This study was conducted to evaluate the penetration of 30% hydrogen peroxide into the pulp through intact teeth and teeth restored with composite resin and RMGIC as literature search did not show any study conducted on 30% hydrogen peroxide and its penetration in restored teeth using both composite resin and RMGIC. The methodology used in this study is as described by Mottola et al., and is considered to be most sensitive in detecting the presence of peroxide in the pulp . In this method, hydrogen peroxide using horseradish peroxidase as a catalyst causes oxidation reaction to occur in the acetate buffer solution having leucocrystal violet. This reaction produces a colour validating the presence of peroxide in the pulp [2,4].
The general public today opt for bleaching to have dazzling white teeth that would make them look more younger, healthier and attractive . The basic process of bleaching involves oxidation of the inter-prismatic organic matrix of the enamel and dentin when hydrogen peroxide breaks down to form molecular oxygen and water . Bowles and Ugwuneri and later Cooper et al., have shown that hydrogen peroxide easily passes through the enamel, dentin and into the pulp [6,7]. This free movement is due to the relatively low molecular weight of the peroxide molecules (30g/mol) and may account for transient pulpal sensitivity that is occasionally experienced by some patients .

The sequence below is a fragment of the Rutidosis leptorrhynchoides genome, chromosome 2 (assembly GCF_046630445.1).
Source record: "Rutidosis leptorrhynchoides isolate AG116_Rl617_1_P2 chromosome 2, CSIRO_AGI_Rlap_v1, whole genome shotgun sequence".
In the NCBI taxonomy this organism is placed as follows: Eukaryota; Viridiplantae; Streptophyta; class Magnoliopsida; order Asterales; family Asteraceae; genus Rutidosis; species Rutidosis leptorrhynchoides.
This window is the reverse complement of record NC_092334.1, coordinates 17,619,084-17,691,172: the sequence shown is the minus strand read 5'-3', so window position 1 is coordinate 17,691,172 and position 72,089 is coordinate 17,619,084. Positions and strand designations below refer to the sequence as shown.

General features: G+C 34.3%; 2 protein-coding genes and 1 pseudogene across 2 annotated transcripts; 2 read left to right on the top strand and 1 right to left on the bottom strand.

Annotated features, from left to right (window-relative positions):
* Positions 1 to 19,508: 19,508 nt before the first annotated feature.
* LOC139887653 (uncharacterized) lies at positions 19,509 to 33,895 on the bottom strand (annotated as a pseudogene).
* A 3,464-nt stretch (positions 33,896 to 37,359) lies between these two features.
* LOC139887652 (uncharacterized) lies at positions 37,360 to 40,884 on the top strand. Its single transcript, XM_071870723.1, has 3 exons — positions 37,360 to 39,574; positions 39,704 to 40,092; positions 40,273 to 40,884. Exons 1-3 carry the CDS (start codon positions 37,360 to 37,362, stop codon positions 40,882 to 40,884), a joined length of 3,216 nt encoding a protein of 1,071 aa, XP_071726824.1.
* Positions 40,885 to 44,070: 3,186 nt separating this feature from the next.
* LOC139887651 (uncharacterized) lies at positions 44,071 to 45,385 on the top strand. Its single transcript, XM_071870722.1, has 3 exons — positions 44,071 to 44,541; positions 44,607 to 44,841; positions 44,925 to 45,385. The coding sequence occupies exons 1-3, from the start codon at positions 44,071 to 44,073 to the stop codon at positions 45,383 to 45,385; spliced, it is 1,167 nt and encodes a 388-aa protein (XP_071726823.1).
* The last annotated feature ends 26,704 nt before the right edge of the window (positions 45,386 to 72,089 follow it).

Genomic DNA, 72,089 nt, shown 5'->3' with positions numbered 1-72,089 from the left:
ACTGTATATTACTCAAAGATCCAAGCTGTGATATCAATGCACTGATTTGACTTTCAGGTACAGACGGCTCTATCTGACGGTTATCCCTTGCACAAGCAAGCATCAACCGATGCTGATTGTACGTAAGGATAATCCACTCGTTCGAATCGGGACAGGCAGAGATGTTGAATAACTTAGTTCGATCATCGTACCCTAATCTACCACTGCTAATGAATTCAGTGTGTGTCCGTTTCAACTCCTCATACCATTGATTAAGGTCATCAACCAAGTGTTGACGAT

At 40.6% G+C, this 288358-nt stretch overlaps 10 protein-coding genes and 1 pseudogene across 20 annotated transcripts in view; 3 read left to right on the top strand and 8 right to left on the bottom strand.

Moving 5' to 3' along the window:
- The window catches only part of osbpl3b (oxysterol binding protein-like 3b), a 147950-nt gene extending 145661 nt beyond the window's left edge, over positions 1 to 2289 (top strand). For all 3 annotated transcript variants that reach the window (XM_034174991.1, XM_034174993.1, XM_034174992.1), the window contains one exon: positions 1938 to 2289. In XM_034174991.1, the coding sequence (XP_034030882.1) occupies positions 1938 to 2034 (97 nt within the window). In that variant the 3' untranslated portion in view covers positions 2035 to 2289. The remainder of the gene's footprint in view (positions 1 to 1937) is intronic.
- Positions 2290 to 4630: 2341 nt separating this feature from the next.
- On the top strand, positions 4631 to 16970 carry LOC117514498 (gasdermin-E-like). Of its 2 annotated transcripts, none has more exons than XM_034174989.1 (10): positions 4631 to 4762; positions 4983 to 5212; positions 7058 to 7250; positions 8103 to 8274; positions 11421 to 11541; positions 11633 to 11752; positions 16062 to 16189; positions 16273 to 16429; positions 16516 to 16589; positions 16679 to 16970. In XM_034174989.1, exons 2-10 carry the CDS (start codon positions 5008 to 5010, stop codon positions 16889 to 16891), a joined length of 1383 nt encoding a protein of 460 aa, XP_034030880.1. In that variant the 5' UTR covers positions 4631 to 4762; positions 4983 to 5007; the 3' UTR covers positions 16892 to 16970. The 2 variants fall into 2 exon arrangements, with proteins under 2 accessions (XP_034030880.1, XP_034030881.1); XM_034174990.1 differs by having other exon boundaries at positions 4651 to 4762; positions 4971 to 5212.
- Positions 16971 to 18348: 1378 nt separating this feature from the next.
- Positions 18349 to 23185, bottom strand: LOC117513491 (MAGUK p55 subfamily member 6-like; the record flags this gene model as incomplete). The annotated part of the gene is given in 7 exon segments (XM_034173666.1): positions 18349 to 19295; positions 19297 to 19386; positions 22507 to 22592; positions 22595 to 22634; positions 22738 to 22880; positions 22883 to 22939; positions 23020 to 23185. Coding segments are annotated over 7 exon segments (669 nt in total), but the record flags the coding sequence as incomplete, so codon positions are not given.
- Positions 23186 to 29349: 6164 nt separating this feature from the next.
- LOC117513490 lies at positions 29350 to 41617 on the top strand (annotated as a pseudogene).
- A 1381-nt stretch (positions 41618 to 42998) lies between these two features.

There are varied results pertaining to the effect of hydrogen peroxide on pulp. Bowles and Thompson and Bowles and Burns demonstrated inhibition of pulpal enzymes by peroxide [9,10]. Hoffman and Meneghini showed toxicity of peroxide to cultured human fibroblasts . Hanks and Wataha showed that hydrogen peroxide could diffuse to the pulp and reach a level that is capable of causing harmful biological effects in 15 minutes on fibroblasts . Studies have shown that hydrogen peroxide concentrations as low as 5% can dramatically inhibit pulpal enzyme activity [6,13,14]. Hydrogen peroxide (35%) caused obliteration of odontoblasts, haemorrhage, resorption and inflammatory infiltration in the pulp but these changes in the pulp demonstrated evidence of reversibility after 60 days . Cohen and Chase did not observe any histological proof of pulpal damage after subjecting teeth to 35% hydrogen peroxide in vivo . Robertson and Melfi, Matis et al. and Leonard et al., observed mild sporadic and reversible reactions for in office bleaching techniques [17–19]. The possible mechanism by which pulp protects itself is production of peroxidase and catalase that causes enzymatic breakdown of peroxide and the production of haeme-oxygenase 1 which is a defensive enzyme in oxidative stress . Positive pulpal pressure and osmotic pressure may also hinder the entry of peroxide into the pulp .